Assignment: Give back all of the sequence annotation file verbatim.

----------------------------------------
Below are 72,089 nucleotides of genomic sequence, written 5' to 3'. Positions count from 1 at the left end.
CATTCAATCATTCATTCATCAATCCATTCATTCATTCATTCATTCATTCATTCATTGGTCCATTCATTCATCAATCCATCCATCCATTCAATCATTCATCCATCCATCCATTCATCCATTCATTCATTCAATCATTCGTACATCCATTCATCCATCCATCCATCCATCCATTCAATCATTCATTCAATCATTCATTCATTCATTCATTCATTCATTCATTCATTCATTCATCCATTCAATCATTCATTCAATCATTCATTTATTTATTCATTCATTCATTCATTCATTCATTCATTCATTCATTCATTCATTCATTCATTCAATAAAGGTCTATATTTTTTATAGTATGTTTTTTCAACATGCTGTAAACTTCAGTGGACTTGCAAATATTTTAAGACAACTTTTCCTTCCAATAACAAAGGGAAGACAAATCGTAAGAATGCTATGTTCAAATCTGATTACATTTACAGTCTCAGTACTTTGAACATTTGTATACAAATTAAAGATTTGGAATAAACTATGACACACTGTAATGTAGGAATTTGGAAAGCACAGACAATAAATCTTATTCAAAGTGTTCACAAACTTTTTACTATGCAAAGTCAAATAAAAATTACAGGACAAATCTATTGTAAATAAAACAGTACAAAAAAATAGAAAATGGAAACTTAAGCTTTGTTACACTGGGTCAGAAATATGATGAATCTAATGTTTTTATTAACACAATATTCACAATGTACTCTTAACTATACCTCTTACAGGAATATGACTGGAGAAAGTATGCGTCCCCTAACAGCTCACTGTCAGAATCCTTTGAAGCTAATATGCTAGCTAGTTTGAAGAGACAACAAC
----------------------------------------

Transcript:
Below are 72,089 nucleotides of genomic sequence, written 5' to 3'. Positions count from 1 at the left end.
CATTCAATCATTCATTCATCAATCCATTCATTCATTCATTCATTCATTCATTCATTGGTCCATTCATTCATCAATCCATCCATCCATTCAATCATTCATCCATCCATCCATTCATCCATTCATTCATTCAATCATTCGTACATCCATTCATCCATCCATCCATCCATCCATTCAATCATTCATTCAATCATTCATTCATTCATTCATTCATTCATTCATTCATTCATTCATCCATTCAATCATTCATTCAATCATTCATTTATTTATTCATTCATTCATTCATTCATTCATTCATTCATTCATTCATTCATTCATTCATTCAATAAAGGTCTATATTTTTTATAGTATGTTTTTTCAACATGCTGTAAACTTCAGTGGACTTGCAAATATTTTAAGACAACTTTTCCTTCCAATAACAAAGGGAAGACAAATCGTAAGAATGCTATGTTCAAATCTGATTACATTTACAGTCTCAGTACTTTGAACATTTGTATACAAATTAAAGATTTGGAATAAACTATGACACACTGTAATGTAGGAATTTGGAAAGCACAGACAATAAATCTTATTCAAAGTGTTCACAAACTTTTTACTATGCAAAGTCAAATAAAAATTACAGGACAAATCTATTGTAAATAAAACAGTACAAAAAAATAGAAAATGGAAACTTAAGCTTTGTTACACTGGGTCAGAAATATGATGAATCTAATGTTTTTATTAACACAATATTCACAATGTACTCTTAACTATACCTCTTACAGGAATATGACTGGAGAAAGTATGCGTCCCCTAACAGCTCACTGTCAGAATCCTTTGAAGCTAATATGCTAGCTAGTTTGAAGAGACAACAAC